Petersburg The Cranes

Nikolai Apollonovich wanted to return to his motherland, the nursery, because he had realized: he was a small child.

Everything, everything must be shaken off, forgotten, everything, everything must be learned again, as it is learned in childhood; his old, forgotten motherland – he could hear it now. And – above everything suddenly rang out the voice of his lonely and yet beloved childhood, a voice that had not sounded for a long time; and had sounded – now.

The sound of that voice?

It is as indistinct as the call of the cranes above the city; the cranes flying high up there – in the city’s rumble the city-dwellers cannot hear them; but they fly, fly past above the city – the cranes! … Somewhere, on Nevsky Prospect, let us suppose, in the quiver of the flying carriages and the uproar of the newspaper-sellers, where above it all perhaps only the throat of the motor car rises – among those metal throats, at a pre-vesperal, vernal hour, on the paving the dweller of the woodless plains, who has landed in the city by chance, will arise as though rooted to the spot; he will stop – lean his shaggy, bearded head to one side, and stop you.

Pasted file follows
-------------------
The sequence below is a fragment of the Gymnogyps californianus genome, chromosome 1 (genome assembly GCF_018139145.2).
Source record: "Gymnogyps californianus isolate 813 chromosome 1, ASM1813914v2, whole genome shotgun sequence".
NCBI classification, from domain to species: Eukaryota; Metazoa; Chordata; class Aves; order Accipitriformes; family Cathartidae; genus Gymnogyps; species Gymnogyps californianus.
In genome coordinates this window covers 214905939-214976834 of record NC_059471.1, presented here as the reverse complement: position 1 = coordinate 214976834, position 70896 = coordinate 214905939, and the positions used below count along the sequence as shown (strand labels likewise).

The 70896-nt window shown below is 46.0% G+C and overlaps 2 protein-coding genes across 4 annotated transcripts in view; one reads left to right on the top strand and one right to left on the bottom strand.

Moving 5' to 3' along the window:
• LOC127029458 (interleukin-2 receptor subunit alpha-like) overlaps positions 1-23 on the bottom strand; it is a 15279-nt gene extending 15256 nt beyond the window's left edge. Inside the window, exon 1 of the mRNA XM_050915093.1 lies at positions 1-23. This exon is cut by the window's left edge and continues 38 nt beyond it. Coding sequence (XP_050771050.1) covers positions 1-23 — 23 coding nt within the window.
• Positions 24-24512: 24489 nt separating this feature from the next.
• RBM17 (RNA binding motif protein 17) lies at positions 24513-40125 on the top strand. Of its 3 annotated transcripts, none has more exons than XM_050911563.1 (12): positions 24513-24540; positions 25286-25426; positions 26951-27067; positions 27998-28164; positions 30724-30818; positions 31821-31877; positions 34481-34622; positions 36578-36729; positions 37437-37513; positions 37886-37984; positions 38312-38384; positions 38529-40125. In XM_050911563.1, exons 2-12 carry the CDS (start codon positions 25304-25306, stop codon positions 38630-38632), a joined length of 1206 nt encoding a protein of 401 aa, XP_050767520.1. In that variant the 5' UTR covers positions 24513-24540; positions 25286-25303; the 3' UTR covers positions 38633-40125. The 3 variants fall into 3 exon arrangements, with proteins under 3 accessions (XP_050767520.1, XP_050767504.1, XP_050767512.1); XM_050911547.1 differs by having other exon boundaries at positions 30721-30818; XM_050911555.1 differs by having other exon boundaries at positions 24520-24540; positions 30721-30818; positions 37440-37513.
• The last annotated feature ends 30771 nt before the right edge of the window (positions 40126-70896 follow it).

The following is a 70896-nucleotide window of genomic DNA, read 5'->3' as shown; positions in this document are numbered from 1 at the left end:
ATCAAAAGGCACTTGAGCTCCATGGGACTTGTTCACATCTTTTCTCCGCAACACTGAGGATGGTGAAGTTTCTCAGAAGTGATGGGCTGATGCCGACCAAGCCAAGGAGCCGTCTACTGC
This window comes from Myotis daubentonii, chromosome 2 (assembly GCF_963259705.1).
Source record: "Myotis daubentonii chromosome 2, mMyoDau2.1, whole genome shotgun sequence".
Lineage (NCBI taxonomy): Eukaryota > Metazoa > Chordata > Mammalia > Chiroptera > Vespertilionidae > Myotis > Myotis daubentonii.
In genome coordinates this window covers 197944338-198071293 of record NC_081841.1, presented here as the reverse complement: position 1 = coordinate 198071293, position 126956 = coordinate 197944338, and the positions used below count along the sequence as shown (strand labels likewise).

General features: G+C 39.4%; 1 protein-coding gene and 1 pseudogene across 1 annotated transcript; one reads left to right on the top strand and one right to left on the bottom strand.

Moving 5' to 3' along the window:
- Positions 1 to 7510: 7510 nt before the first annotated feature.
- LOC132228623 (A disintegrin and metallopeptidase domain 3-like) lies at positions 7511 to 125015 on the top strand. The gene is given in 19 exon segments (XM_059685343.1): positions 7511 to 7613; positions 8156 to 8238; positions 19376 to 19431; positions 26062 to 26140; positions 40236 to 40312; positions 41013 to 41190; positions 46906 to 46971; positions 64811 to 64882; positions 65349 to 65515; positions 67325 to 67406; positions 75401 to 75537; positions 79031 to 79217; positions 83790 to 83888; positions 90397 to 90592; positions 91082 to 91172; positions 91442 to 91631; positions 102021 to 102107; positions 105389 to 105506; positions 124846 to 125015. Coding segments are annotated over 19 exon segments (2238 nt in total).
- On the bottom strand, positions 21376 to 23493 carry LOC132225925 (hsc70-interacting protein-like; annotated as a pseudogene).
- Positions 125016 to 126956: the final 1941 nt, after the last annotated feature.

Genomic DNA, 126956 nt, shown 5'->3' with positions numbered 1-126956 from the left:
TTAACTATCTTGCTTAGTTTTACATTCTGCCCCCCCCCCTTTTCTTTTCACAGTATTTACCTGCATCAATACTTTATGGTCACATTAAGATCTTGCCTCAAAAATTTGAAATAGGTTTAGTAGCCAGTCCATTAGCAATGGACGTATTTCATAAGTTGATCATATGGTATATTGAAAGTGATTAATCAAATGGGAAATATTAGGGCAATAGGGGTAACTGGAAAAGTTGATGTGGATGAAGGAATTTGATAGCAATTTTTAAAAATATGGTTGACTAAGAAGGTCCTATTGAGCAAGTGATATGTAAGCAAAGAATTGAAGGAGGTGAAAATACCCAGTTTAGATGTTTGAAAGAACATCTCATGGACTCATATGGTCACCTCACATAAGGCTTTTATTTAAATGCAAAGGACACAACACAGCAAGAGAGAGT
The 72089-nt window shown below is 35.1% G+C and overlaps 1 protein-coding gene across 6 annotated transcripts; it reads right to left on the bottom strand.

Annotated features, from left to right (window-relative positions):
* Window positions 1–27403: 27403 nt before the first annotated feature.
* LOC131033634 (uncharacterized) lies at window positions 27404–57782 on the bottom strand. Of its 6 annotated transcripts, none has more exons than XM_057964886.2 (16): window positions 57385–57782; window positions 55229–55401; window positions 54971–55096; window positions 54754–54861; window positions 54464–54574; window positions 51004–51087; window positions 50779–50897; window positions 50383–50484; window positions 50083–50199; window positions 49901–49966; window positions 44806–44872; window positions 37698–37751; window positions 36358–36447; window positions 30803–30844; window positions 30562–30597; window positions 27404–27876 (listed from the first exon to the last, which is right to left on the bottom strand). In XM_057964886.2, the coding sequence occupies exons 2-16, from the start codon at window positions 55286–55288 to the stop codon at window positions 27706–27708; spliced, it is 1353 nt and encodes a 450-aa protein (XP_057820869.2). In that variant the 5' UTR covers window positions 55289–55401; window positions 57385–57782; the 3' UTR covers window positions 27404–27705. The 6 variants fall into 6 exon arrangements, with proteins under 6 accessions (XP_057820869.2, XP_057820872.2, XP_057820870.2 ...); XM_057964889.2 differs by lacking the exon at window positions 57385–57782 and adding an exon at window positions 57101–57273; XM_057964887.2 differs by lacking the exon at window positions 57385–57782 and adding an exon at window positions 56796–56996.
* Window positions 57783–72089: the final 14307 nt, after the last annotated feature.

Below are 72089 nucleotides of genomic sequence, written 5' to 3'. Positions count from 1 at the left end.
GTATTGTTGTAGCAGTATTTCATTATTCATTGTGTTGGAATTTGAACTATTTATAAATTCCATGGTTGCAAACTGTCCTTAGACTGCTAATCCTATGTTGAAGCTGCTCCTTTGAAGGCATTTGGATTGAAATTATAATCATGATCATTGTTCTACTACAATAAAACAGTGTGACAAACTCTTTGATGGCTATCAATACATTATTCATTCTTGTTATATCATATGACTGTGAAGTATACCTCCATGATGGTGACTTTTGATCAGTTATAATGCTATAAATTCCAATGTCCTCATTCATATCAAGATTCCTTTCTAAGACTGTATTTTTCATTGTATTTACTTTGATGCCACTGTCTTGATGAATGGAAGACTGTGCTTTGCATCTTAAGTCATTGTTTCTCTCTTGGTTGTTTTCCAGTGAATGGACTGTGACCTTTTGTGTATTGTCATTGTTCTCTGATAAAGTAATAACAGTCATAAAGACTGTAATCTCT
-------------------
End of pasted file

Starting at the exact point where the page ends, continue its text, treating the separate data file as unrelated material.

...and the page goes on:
‘Shhh! …’

‘What is it?’

And he, the dweller of the woodless plains, who has landed in the city by chance, will to your amazement shake his head and smile a cunning, cunning smile:

‘Can’t you hear them?’

‘? …’

‘Listen …’

‘What? What is it?’

And he will sigh:

‘There … the cranes … are calling.’

You also listen.

At first you will hear nothing; and then, from somewhere up above, in the spaces you will hear: a familiar, forgotten sound – a strange sound …

There the cranes are calling.

You both raise your heads. A third, a fifth, a tenth person raises his head.

At first the universal spaces dazzle you all; nothing, apart from air … And yet – no: there is something apart from air …, because amidst all that blue there clearly emerges – something that is none the less familiar: northwards … fly … the cranes!

Around you there is an entire ring of inquisitive people; they all have their heads raised, and the pavement is blocked; a policeman makes his way through; and yet – no: he cannot restrain his curiosity; has stopped, thrown back his head; he is looking.

And a murmur:

‘The cranes! …’

‘They’re coming back again …’

‘Dear creatures …’

Above the accursed Petersburg roofs, above the boarded roadway, above the crowd – that pre-vernal image, that familiar voice!

So also – the voice of childhood!

It is not audible; yet it – exists; from time to time the calling of the cranes above the Petersburg roofs – will be heard! Thus the voice of childhood.

It was something of this kind that Nikolai Apollonovich heard now.

As though someone sad, whom Nikolai Apollonovich had never seen before, had outlined around his soul a solid, penetrating circle and had entered his soul; the bright light of his eyes began to transpierce his soul. Nikolai Apollonovich gave a start; something rang out, that had been compressed within his soul; now it receded lightly into immensity; yes, here was immensity, saying dauntlessly:

‘You all persecute me! …’

‘What? What? What?’ Nikolai Apollonovich said, trying to make out that voice; and the immensity said dauntlessly:

‘I look after you all …’

Thus did it speak.